November, 2019 Newsletter
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Linda Kotis & Modification Mania: Avoid Trust Code Trip-Ups and Draft Documents to Facilitate Change
“Grantor trusts. Non-grantor trusts. Revocable trusts that became irrevocable following the settlor’s death. Crummey trusts. Dynasty trusts with living settlors. Trusts with deceased settlors. These are among the types of trusts involved in the dozens of trust modifications on which we have advised our clients over the past several years. As the statutory mechanisms for modifying trusts grow in number and variety, it is reasonable for the estate planner to expect clients to modify their irrevocable trusts at a future date. Anticipating change is better than being surprised by it. Therefore, learn how to avoid the pitfalls present in relying solely on the statutes and consider drafting new trusts so as to facilitate later changes.”
Linda Kotis provides members with commentary on modification of irrevocable trusts and some “Pro Tips” for (i) avoiding the pitfalls present under state trust codes and (ii) drafting new trusts to facilitate later changes.
Click this link to read her commentary.
Grantor trusts. Non-grantor trusts. Revocable trusts that became irrevocable following the settlor’s death. Crummey trusts. Dynasty trusts with living settlors. Trusts with deceased settlors. These are among the types of trusts involved in the dozens of trust modifications on which we have advised our clients over the past several years. While some of these include trusts written in the distant and recent past for our own clients, other projects came to us from families changing counsel. All but one of the modifications have been non-judicial. Reasons for amendments have included:
· Updating and standardizing administrative provisions across 22 different trusts for multiple generations of the same family;
· Adding general powers of appointment to Crummey trusts to create a more favorable tax result;
· Clarifying that a Trustee’s power to guarantee loans includes power to provide indemnification;
· Changing the situs and governing law of a District of Columbia trust to Delaware and making it a directed trust;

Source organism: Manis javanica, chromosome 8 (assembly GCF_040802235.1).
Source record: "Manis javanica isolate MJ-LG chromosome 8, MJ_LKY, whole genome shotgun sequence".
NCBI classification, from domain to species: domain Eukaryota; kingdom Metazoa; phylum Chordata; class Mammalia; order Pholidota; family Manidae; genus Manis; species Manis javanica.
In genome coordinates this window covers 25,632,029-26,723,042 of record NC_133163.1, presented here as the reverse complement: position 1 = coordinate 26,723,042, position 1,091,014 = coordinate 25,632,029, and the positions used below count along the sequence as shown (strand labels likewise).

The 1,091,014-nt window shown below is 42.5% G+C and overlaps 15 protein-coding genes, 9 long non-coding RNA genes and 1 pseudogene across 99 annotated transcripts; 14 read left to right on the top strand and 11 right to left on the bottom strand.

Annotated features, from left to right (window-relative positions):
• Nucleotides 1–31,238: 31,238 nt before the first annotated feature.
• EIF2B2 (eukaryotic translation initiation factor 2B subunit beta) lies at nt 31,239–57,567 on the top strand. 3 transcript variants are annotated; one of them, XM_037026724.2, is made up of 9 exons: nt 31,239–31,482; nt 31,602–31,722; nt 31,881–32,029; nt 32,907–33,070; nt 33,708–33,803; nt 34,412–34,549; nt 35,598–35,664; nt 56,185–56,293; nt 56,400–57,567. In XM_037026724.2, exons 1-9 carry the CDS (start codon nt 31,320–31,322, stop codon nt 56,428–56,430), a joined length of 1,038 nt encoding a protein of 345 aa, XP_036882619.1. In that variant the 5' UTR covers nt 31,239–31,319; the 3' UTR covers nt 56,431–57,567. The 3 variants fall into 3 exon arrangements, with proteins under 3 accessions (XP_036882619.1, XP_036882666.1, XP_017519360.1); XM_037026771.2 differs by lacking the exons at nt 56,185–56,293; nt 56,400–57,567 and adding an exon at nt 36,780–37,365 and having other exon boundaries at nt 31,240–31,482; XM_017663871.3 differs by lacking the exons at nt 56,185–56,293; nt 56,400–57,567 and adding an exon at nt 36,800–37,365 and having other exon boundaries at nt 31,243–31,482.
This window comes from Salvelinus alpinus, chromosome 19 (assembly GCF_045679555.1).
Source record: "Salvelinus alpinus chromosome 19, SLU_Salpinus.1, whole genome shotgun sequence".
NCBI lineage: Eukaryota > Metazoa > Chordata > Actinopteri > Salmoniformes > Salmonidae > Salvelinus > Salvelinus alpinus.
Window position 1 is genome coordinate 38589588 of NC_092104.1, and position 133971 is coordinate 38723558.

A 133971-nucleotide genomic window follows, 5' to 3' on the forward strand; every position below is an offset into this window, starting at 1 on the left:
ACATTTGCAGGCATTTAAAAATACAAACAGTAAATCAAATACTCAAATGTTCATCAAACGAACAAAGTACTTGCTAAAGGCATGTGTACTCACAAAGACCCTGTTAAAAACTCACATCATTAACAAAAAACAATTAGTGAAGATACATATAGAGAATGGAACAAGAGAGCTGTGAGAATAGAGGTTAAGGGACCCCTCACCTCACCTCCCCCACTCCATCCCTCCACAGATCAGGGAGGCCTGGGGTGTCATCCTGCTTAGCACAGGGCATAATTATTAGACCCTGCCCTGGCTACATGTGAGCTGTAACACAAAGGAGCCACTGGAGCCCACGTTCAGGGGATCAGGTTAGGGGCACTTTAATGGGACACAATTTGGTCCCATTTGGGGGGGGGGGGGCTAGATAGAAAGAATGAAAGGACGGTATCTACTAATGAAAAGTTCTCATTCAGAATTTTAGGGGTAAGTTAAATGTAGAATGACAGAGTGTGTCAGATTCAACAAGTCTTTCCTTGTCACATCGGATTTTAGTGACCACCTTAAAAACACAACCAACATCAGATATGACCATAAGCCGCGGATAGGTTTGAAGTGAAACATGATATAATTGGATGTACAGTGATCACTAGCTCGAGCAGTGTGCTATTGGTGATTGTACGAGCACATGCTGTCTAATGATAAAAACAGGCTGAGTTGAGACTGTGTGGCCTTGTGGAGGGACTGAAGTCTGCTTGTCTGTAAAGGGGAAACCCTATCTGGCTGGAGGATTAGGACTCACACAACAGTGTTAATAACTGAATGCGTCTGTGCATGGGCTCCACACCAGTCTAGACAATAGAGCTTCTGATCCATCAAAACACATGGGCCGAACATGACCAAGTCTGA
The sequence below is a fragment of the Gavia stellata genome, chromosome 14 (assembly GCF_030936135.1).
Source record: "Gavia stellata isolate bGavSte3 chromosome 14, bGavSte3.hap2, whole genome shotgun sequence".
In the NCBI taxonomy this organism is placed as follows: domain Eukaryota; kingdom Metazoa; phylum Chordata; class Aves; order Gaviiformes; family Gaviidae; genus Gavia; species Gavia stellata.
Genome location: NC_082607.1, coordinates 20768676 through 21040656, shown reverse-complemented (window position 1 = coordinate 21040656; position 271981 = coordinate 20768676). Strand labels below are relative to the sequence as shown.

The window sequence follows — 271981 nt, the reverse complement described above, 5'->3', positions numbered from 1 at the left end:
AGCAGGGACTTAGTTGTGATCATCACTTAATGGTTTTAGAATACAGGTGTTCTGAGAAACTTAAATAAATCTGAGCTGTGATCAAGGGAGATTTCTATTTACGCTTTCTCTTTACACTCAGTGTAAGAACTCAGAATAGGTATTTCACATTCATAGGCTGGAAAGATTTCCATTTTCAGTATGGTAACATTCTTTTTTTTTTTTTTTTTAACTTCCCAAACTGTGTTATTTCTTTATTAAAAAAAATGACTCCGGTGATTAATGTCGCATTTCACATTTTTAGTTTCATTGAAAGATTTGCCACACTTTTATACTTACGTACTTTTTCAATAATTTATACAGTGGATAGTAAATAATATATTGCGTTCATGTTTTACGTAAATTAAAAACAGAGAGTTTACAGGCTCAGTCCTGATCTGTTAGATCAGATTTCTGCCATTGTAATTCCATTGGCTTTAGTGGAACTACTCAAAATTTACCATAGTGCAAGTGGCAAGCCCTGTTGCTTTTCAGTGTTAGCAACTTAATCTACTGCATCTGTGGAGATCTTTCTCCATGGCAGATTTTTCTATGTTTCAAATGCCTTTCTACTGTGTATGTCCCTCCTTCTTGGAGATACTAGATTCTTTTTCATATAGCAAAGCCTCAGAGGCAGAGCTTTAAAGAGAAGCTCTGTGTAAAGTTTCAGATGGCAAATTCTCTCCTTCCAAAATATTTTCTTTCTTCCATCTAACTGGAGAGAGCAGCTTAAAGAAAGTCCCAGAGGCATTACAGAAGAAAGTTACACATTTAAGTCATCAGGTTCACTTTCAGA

· Decanting trusts to remove a contingent general power of appointment because of the settlor’s concern over a beneficiary’s potential choice of appointees; and
· Moving trusts to another jurisdiction to take advantage of the new jurisdiction’s trust code provisions allowing a nonjudicial termination.
Mechanisms for the changes have included: (i) statutory modifications using 12 Del. C. § 3342(a) which allows a trust agreement to be modified during the settlor’s lifetime with the consent or non-objection of the settlor, Trustees, and beneficiaries; (ii) statutory mergers using 12 Del. C. § 3325(29) which allows a Trustee to merge an irrevocable trust following the settlor’s death into an existing trust or a new trust with the consent or non-objection of the Trustees and beneficiaries; (iii) relying upon a trust agreement provision allowing a Trustee to modify the agreement for tax reasons and consistent with the settlor’s intent, when beneficial interests are not being changed; and (iv) decanting based upon a state’s new decanting statute.
The statutory choices for modifying trusts are growing in number and variety, with jurisdictions adopting the Uniform Trust Code (UTC) and the Uniform Trust Decanting Act (UTDA) and adding Nonjudicial Settlement Agreement (NJSA) provisions to their trust codes. It is reasonable for the estate planner to anticipate that clients will wish to modify trusts benefitting a family member at a future date.
HOPE THIS HELPS YOU HELP OTHERS MAKE A POSITIVE DIFFERENCE!
LISI Estate Planning Newsletter #2760 (October 31, 2019) at http://www.leimbergservices.com Copyright 2019 Leimberg Information Services, Inc. (LISI). Reproduction in Any Form or Forwarding to Any Person Prohibited – Without Express Permission.
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